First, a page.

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Our Energy programmes allow you to specialise in areas such as bio-energy, novel geo-energy, sustainable power, fuel cell and hydrogen technologies, power electronics, drives and machines, and the sustainable development and use of key resources. Read more
Our Energy programmes allow you to specialise in areas such as bio-energy, novel geo-energy, sustainable power, fuel cell and hydrogen technologies, power electronics, drives and machines, and the sustainable development and use of key resources.

We can supervise MPhil projects in topics that relate to our main areas of research, which are:

Bio-energy

Our research spans the whole supply chain:
-Growing novel feedstocks (various biomass crops, algae etc)
-Processing feedstocks in novel ways
-Converting feedstocks into fuels and chemical feedstocks
-Developing new engines to use the products

Cockle Park Farm has an innovative anaerobic digestion facility. Work at the farm will develop, integrate and exploit technologies associated with the generation and efficient utilisation of renewable energy from land-based resources, including biomass, biofuel and agricultural residues.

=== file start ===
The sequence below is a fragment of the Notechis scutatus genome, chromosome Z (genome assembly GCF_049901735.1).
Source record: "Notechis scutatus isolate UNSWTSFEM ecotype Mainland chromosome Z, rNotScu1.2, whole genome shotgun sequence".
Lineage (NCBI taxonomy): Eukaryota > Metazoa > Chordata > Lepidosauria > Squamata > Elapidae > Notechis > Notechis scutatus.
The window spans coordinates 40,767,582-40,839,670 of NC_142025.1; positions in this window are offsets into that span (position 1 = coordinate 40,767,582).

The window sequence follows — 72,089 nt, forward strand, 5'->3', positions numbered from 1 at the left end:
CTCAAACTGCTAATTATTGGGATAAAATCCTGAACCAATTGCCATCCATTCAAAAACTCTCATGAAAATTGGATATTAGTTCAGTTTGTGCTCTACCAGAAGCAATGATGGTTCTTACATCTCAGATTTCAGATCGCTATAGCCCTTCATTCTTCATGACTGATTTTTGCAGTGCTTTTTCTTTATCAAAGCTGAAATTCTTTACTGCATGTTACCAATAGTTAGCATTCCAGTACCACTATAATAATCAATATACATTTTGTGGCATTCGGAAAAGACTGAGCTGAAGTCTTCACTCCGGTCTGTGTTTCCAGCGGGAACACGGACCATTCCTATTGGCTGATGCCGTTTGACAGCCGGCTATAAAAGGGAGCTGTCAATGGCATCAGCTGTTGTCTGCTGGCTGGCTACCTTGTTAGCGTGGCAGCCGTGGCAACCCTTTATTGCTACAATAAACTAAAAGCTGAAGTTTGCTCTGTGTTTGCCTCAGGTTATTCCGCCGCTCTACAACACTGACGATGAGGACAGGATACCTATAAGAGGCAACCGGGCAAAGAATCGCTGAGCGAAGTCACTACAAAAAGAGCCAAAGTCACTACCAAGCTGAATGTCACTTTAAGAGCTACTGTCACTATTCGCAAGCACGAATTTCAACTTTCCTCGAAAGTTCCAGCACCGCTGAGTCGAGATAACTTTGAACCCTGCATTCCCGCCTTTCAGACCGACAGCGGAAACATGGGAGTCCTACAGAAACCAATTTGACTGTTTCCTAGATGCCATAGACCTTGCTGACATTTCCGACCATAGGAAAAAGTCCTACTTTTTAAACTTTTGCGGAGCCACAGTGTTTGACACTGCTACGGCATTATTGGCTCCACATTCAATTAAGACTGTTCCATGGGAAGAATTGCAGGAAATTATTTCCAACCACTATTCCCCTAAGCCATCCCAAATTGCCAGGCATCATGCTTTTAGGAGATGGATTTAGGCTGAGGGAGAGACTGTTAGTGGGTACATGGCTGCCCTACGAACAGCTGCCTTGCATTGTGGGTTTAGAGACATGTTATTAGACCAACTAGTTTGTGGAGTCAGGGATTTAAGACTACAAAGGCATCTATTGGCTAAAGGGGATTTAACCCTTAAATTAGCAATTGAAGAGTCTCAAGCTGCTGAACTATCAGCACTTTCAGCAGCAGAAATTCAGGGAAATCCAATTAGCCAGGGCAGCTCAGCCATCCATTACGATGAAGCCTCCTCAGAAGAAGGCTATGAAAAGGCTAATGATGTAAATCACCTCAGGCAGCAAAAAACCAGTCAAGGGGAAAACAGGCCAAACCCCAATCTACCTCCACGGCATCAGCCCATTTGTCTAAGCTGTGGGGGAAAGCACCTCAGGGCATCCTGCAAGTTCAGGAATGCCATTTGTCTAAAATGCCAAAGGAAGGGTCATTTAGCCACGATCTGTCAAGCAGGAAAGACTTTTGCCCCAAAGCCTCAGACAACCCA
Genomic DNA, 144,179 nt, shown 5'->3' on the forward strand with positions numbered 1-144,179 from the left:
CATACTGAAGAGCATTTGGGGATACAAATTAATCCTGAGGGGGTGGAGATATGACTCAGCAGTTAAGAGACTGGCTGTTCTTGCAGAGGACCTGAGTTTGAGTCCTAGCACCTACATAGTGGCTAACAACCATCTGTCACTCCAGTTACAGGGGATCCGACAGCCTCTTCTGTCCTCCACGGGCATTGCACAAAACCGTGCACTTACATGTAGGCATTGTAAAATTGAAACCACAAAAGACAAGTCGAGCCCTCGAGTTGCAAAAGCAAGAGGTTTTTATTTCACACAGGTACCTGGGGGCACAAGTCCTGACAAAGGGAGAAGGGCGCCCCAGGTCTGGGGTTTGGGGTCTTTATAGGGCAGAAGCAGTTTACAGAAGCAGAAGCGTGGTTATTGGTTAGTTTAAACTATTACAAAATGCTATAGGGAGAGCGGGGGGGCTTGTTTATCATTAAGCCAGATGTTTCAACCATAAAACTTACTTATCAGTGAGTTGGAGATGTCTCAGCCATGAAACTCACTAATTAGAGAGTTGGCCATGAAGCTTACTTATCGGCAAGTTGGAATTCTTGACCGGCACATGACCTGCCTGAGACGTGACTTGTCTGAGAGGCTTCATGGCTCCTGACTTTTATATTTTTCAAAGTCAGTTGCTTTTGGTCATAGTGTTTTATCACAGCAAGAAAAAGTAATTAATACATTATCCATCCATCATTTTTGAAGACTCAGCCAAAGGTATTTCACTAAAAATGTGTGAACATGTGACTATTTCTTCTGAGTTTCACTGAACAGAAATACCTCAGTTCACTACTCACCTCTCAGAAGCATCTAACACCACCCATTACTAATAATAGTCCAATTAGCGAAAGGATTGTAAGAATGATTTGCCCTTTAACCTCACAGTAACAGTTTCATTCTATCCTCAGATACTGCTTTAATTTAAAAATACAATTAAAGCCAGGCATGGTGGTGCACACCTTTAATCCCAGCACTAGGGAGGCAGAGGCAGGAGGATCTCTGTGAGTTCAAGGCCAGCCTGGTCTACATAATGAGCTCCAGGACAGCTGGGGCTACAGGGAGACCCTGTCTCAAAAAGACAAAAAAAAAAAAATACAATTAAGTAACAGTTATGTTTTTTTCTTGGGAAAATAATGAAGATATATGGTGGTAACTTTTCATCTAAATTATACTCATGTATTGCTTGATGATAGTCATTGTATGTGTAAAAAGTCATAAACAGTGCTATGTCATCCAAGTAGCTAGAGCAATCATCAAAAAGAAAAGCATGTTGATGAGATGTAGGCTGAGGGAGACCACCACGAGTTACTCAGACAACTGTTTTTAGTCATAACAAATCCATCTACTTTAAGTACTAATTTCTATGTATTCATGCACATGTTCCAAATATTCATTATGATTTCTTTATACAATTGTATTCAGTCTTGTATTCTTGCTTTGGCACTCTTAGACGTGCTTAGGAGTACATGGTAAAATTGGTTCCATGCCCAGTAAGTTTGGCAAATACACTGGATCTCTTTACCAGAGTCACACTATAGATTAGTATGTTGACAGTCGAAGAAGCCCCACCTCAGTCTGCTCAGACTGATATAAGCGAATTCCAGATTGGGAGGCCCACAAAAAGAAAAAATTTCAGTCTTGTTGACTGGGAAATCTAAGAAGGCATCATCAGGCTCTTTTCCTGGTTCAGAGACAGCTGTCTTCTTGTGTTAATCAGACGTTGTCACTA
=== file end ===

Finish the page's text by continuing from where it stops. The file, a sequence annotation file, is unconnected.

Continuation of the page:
We also develop novel technologies for gasification and pyrolysis. This large multidisciplinary project brings together expertise in agronomy, land use and social science with process technologists and engineers and is complemented by molecular studies on the biology of non-edible oilseeds as sources for production of biodiesel.

Novel geo-energy

New ways of obtaining clean energy from the geosphere is a vital area of research, particularly given current concerns over the limited remaining resources of fossil fuels.

Newcastle University has been awarded a Queen's Anniversary Prize for Higher Education for its world-renowned Hydrogeochemical Engineering Research and Outreach (HERO) programme. Building on this record of excellence, the Sir Joseph Swan Centre for Energy Research seeks to place the North East at the forefront of research in ground-source heat pump systems, and other larger-scale sources of essentially carbon-free geothermal energy, and developing more responsible modes of fossil fuel use.

Our fossil fuel research encompasses both the use of a novel microbial process, recently patented by Newcastle University, to convert heavy oil (and, by extension, coal) to methane, and the coupling of carbon capture and storage (CCS) to underground coal gasification (UCG) using directionally drilled boreholes. This hybrid technology (UCG-CCS) is exceptionally well suited to early development in the North East, which still has 75% of its total coal resources in place.